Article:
Two space shuttle experiments indicative of close ties between NASA, Texas A&M

February 3, 2003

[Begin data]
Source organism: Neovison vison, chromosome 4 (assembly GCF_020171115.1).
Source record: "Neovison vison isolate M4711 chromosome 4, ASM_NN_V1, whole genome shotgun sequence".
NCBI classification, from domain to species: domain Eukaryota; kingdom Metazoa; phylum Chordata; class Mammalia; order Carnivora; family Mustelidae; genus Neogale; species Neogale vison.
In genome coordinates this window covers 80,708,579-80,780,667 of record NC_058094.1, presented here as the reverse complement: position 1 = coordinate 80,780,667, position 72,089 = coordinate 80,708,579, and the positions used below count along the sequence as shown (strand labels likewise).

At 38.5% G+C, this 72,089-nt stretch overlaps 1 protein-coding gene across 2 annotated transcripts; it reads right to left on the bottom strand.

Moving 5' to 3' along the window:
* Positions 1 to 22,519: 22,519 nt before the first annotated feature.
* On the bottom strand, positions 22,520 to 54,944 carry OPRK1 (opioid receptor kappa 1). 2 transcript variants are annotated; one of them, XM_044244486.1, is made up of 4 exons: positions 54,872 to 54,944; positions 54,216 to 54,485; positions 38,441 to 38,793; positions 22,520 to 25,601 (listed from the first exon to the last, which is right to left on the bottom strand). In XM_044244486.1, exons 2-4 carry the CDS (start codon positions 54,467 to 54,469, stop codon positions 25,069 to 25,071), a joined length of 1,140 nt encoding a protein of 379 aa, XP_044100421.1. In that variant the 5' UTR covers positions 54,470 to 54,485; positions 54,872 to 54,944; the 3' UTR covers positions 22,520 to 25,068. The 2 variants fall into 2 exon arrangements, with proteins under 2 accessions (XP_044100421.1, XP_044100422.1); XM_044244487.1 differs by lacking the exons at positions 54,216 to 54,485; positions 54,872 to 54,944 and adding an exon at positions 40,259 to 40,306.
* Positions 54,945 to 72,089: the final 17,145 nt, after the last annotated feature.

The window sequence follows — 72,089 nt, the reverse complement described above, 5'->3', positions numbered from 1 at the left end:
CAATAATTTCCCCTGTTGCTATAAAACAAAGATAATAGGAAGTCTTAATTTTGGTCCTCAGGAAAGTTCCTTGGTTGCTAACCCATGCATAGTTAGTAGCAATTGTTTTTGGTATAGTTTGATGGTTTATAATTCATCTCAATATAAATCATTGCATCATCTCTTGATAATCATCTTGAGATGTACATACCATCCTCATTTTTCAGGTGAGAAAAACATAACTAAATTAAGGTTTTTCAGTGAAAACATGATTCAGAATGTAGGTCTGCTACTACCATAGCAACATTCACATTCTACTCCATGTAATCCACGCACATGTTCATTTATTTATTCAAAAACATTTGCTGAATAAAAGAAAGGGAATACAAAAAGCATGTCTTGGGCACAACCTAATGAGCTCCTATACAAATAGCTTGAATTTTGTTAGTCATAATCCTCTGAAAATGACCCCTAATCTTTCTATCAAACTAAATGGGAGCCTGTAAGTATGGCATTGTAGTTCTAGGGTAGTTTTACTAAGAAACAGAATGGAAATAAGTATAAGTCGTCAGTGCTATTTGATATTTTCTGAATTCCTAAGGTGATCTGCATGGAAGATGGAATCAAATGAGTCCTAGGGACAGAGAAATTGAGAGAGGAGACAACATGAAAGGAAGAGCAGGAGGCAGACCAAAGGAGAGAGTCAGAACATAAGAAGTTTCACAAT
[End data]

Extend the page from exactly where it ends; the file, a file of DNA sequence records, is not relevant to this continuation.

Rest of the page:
COLLEGE STATION -- Texas A&M University has had a close and productive relationship with the U.S. space program and NASA for more than 40 years, and two experiments involving Texas A&M were being conducted on the shuttle Columbia in recent days. One experiment involved weightlessness and near-zero gravity effects on blood vessels in laboratory rats. The research that would have been collected was to have assisted in the development of treatments to improve the circulation problems astronauts endure during long-duration space flights. That research was being led by Michael Delp and his wife, Judy, the co-investigator, in the College of Education and Human Development's Department of Health and Kinesiology. The second experiment involved a navigation system involving location of stars to determine a space craft's attitude. Titled StarNav I, the project was headed by Michael Jacox, deputy director of the Commercial Space Center for Engineering, a division of the Texas Engineering Experiment Station (TEES). NASA funding this year into various Texas A&M research projects totals about $5 million. Other Texas A&M and NASA connections: -- Texas A&M was one of the first universities in the nation to earn the coveted "space grant" designation in 1989. The University of Texas and the University of Houston have similar designations. -- All of the original NASA astronauts traveled to Texas A&M in the early 1960s for computer training. -- The Teague Research Center was built with NASA funds in 1967 for engineering and space research. -- The university's low-speed wind tunnel, now named after the late Oran W. Nicks, played an important role in testing space shuttle models. Nicks, who had a 20-year career with NASA and played a key role in NASA's involvement with Texas A&M, died in a 1998 glider accident. -- Gerald Griffin, a 1956 Texas A&M graduate, served as a NASA mission control director for many years and awakened space shuttle crews by playing the Aggie War Hymn over their radios. -- Numerous Texas Aggies have served as NASA flight directors and managers, among them John Curry (Class of '87); Bryan Lunney ('89); Bryan Austin ('81); Steve Stich ('87); John Shannon ('87); Matt Abbott ('85); Rich Jackson ('80); Lee Briscoe ('68); and Paul Hill ('84); Dana Weigel ('93); Cori Kerr ('90); Steve Walker ('87); and Sotirios Liolios ('94). -- Aaron Cohen, professor emeritus of engineering, served as Johnson Space Center director from 1986-93. -- Texas A&M is part of the 12-member National Space Biomedical Research Institute, an agency funded by NASA to study health problems that could arise during and after space flight. -- Texas A&M is home to two space centers: the Center for Space Power and the Commercial Space Center for Engineering. Both help to merge technology and science to develop new products. -- Texas A&M is also home to the new Texas Institute for Intelligent Bio-Nano Materials and Structures for Aerospace Vehicles (TiiMS), a $15-million NASA center comprising six universities: Texas A&M, the University of Houston, Rice, Prairie View A&M, Texas Southern and the University of Texas-Arlington. The institute focuses on developing the next generation of bio-nano materials and structures for aerospace vehicles. -- Much of the research associated with the lunar landing module during the Apollo moon missions was conducted at Texas A&M. -- Dick Scobee, commander of the Challenger shuttle, was a member of the Texas A&M College of Education Development Council from 1983 until his death in the Challenger explosion in 1986. A College of Education medallion was flown aboard the Challenger, Mission 41-C, from April 6-13 in 1984. Upon his return to earth, Scobee presented the medallion and two shuttle patches to the college. In October of 1986, the Francis R. "Dick" Scobee Memorial Scholarship was funded in his name to be awarded to students seeking certification as secondary math or physical science teachers or majoring in interdisciplinary studies with a math or science specialization. Scobee's widow, June Scobee-Rodgers, was named one of 30 College of Education Notable Graduates in 1999 and was the keynote speaker for the College's 30th anniversary celebration that year. Keith Randall, 2/03/03 University Relations 979-845-4644

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